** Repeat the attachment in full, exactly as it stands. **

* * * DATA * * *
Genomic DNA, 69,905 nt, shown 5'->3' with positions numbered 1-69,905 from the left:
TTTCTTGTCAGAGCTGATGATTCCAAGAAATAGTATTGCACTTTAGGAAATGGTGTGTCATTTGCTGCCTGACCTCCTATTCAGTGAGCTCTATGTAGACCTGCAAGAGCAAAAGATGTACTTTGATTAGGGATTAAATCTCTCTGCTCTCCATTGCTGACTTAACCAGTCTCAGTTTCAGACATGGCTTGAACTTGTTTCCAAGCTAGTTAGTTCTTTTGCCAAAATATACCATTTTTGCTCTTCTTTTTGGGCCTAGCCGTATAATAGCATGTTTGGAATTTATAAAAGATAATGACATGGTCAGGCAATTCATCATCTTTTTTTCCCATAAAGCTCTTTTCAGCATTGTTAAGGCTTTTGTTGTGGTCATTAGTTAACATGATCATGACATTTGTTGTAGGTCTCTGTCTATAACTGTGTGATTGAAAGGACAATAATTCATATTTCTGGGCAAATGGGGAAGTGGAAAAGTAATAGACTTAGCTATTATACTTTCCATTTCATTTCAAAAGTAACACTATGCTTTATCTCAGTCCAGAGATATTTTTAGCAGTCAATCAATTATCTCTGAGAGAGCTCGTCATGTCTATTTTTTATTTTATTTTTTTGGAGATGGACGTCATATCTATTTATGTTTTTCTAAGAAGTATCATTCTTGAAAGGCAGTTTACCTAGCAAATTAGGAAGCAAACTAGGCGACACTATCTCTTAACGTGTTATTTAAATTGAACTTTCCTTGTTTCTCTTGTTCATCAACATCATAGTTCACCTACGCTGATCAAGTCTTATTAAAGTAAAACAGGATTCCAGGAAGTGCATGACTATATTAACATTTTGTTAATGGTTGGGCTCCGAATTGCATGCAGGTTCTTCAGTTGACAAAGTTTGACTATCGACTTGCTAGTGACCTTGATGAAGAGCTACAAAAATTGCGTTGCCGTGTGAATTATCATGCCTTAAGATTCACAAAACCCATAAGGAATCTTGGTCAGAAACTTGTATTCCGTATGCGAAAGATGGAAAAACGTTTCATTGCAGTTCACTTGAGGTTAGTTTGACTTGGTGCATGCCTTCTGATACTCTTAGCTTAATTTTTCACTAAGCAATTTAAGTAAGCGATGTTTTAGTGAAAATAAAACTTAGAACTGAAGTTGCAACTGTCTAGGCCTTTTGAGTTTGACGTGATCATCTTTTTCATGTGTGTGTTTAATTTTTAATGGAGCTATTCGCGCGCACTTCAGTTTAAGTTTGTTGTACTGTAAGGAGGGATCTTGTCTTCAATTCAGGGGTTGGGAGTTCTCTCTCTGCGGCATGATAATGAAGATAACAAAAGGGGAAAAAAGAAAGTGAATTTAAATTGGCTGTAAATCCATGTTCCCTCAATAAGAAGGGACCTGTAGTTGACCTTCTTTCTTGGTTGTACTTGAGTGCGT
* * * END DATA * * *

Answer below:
Genomic DNA, 69,905 nt, shown 5'->3' with positions numbered 1-69,905 from the left:
TTTCTTGTCAGAGCTGATGATTCCAAGAAATAGTATTGCACTTTAGGAAATGGTGTGTCATTTGCTGCCTGACCTCCTATTCAGTGAGCTCTATGTAGACCTGCAAGAGCAAAAGATGTACTTTGATTAGGGATTAAATCTCTCTGCTCTCCATTGCTGACTTAACCAGTCTCAGTTTCAGACATGGCTTGAACTTGTTTCCAAGCTAGTTAGTTCTTTTGCCAAAATATACCATTTTTGCTCTTCTTTTTGGGCCTAGCCGTATAATAGCATGTTTGGAATTTATAAAAGATAATGACATGGTCAGGCAATTCATCATCTTTTTTTCCCATAAAGCTCTTTTCAGCATTGTTAAGGCTTTTGTTGTGGTCATTAGTTAACATGATCATGACATTTGTTGTAGGTCTCTGTCTATAACTGTGTGATTGAAAGGACAATAATTCATATTTCTGGGCAAATGGGGAAGTGGAAAAGTAATAGACTTAGCTATTATACTTTCCATTTCATTTCAAAAGTAACACTATGCTTTATCTCAGTCCAGAGATATTTTTAGCAGTCAATCAATTATCTCTGAGAGAGCTCGTCATGTCTATTTTTTATTTTATTTTTTTGGAGATGGACGTCATATCTATTTATGTTTTTCTAAGAAGTATCATTCTTGAAAGGCAGTTTACCTAGCAAATTAGGAAGCAAACTAGGCGACACTATCTCTTAACGTGTTATTTAAATTGAACTTTCCTTGTTTCTCTTGTTCATCAACATCATAGTTCACCTACGCTGATCAAGTCTTATTAAAGTAAAACAGGATTCCAGGAAGTGCATGACTATATTAACATTTTGTTAATGGTTGGGCTCCGAATTGCATGCAGGTTCTTCAGTTGACAAAGTTTGACTATCGACTTGCTAGTGACCTTGATGAAGAGCTACAAAAATTGCGTTGCCGTGTGAATTATCATGCCTTAAGATTCACAAAACCCATAAGGAATCTTGGTCAGAAACTTGTATTCCGTATGCGAAAGATGGAAAAACGTTTCATTGCAGTTCACTTGAGGTTAGTTTGACTTGGTGCATGCCTTCTGATACTCTTAGCTTAATTTTTCACTAAGCAATTTAAGTAAGCGATGTTTTAGTGAAAATAAAACTTAGAACTGAAGTTGCAACTGTCTAGGCCTTTTGAGTTTGACGTGATCATCTTTTTCATGTGTGTGTTTAATTTTTAATGGAGCTATTCGCGCGCACTTCAGTTTAAGTTTGTTGTACTGTAAGGAGGGATCTTGTCTTCAATTCAGGGGTTGGGAGTTCTCTCTCTGCGGCATGATAATGAAGATAACAAAAGGGGAAAAAAGAAAGTGAATTTAAATTGGCTGTAAATCCATGTTCCCTCAATAAGAAGGGACCTGTAGTTGACCTTCTTTCTTGGTTGTACTTGAGTGCGT